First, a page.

Second, much can be done on campuses not church-related. As it is the total environment that educates, so it is the total personality of a faculty member, not his presentation of specialized subject matter only, that determines the degree of Christian influence he exerts. It is a hopeful sign that responsibility in these matters by faculty persons outside the departments of religion is being increasingly recognized. The Hazen and the Danforth Foundations have done much to encourage such interest, and the Faculty Christian Fellowship14 merits warm support.

Third, the student must be kept in touch with the church during his college years. The student foundations, like the Wesley, the Westminster, and those of other denominations, are valuable links in keeping alive both church contacts and Christian service at a time when preoccupation with the multitude of other interests pressing for attention might leave the church far in the rear.

And finally, Christian theology — first, last, and always — is important. Moral standards rest on basic beliefs, and the moral standards prevalent in the culture of the future will rest in no small degree on those implicitly accepted or consciously formed during the college years. The intellectual climate of institutions of higher learning is apparently less naturalistic and humanistic than a decade or two ago, but where this mood still is found, the counterclaims of Christian faith must be persuasively though never dogmatically set forth. As both the numbers and the influence of college-trained persons within our culture increase, so does the vital need of having the right foundations laid within those years in which not only life attitudes, but vocational and family relations, are so often determined.

Here we must stop. The unknown author of the Epistle to Diognetus, writing in the second century A.D., said of the Christians of his time,

They spend their existence upon earth, but their citizenship is in heaven. They obey the established laws, but in their own lives they surpass the laws. . .In a word, what the soul is in the body Christians are in the world. . . The soul is enclosed in the body, and itself holds the body together; so too Christians are held fast in the world as in a prison, yet it is they who hold the world together.

So it is today. To the degree there are vital Christians in any culture that culture is strong in inner fabric and high in possibilities for human good. Christians who really follow Christ "hold the world together"!



1. For a survey of these elements see my The Modem Rival of Christian Faith, ch. 6, which is entitled "What Is Right with Modern Life?"

2. Jesus of Nazareth (New York: The Macmillan Co., 1929), pp. 369-76.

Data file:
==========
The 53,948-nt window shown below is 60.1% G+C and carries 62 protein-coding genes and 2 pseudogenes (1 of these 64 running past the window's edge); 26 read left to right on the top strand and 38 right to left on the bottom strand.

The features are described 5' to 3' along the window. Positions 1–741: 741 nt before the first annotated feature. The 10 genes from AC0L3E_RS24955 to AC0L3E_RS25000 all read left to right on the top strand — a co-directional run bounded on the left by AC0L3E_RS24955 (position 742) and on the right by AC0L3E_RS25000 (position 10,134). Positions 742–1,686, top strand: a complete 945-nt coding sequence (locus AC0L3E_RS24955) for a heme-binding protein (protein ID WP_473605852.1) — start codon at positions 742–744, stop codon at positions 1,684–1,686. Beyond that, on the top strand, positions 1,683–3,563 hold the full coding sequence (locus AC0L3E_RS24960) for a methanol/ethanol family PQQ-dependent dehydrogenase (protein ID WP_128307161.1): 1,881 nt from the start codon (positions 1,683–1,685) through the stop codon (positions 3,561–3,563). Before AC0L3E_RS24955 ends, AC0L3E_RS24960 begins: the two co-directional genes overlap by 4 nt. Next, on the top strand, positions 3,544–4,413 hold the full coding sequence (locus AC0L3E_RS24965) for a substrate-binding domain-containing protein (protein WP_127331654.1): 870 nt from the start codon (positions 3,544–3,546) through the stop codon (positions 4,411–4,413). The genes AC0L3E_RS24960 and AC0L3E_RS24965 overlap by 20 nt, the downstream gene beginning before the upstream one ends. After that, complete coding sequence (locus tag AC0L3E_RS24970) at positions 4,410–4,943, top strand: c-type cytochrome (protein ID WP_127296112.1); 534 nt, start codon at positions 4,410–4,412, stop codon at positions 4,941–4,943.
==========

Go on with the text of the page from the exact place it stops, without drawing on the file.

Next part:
3. Addresses on Religion to Its Cultured Despisers.

4. P. 43.

5. Bruce Barton, "H. C. Wells Picks Out the Six Greatest Men in History," The American Magazine, July, 1922.

6. When the Methodist Social Creed was revised in 1956, it deleted, as a vestige of

an earlier day now obsolete, the words: "We stand for all workers’ having at least one day of rest in seven."

7. The title of a book by Rufus M. Jones dealing with spiritual insight.

8. A. N. Whitehead, Science and the Modern World (New York: The Macmillan Co., 1925), p. 275.

9. Brunner, Christianity and Civilization, Part II, p. 73. Used by permission of Chas. Scribner’s Sons.

10. By church school I do not mean the parochial school. These have their place, if they do not invade the public treasury or displace public instruction.

11. I have developed this theme at greater length in The Gospel and Our World (New York and Nashville: Abingdon Press, 1949), especially in chs. 5 and 6 dealing with "The Layman and the Gospel" and "Christian Faith and Ethical Action."

12. Merrimon Cuninggim in The College Seeks Religion (New Haven, Conn.: Yale University Press, 1947), pp. 298-300, reports on a careful study of seventy state-supported institutions and finds that 80 per cent have departments of religion or courses in religion offered in other departments of the curriculum. More recent studies indicate an increase in this percentage.

13. It should be noted that a corresponding decision in the Zorack case affirms the legality of released time for weekday religious instruction, provided this is not given in the school buildings.

14. An autonomous group of teachers in many fields, affiliated with the Department of Campus Christian Life which is a part of the Commission on Christian Higher Education of the National Council of Churches. The official organ of the commission serving the interests of this fellowship is The Christian Scholar, with offices at 257 Fourth Ave., New York, N. Y.